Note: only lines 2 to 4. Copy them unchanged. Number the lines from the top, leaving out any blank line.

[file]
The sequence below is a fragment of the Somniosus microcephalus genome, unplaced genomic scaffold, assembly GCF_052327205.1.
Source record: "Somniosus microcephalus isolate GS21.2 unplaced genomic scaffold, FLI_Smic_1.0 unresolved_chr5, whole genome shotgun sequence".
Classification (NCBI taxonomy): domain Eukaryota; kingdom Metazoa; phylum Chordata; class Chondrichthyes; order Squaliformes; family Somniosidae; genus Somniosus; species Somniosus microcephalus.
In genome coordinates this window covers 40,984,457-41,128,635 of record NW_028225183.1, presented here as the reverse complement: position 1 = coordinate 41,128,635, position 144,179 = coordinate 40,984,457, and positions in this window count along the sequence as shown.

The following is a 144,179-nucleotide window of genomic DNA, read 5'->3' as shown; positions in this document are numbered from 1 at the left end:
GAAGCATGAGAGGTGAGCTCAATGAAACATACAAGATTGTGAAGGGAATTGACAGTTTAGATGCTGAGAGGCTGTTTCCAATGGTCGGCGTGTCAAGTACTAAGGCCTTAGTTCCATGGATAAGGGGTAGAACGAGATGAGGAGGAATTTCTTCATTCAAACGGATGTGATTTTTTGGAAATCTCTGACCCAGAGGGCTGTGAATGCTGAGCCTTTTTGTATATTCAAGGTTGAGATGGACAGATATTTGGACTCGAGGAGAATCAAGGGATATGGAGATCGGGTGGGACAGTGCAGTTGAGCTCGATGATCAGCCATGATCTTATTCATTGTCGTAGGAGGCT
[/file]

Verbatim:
Source record: "Somniosus microcephalus isolate GS21.2 unplaced genomic scaffold, FLI_Smic_1.0 unresolved_chr5, whole genome shotgun sequence".
Classification (NCBI taxonomy): domain Eukaryota; kingdom Metazoa; phylum Chordata; class Chondrichthyes; order Squaliformes; family Somniosidae; genus Somniosus; species Somniosus microcephalus.
In genome coordinates this window covers 40,984,457-41,128,635 of record NW_028225183.1, presented here as the reverse complement: position 1 = coordinate 41,128,635, position 144,179 = coordinate 40,984,457, and positions in this window count along the sequence as shown.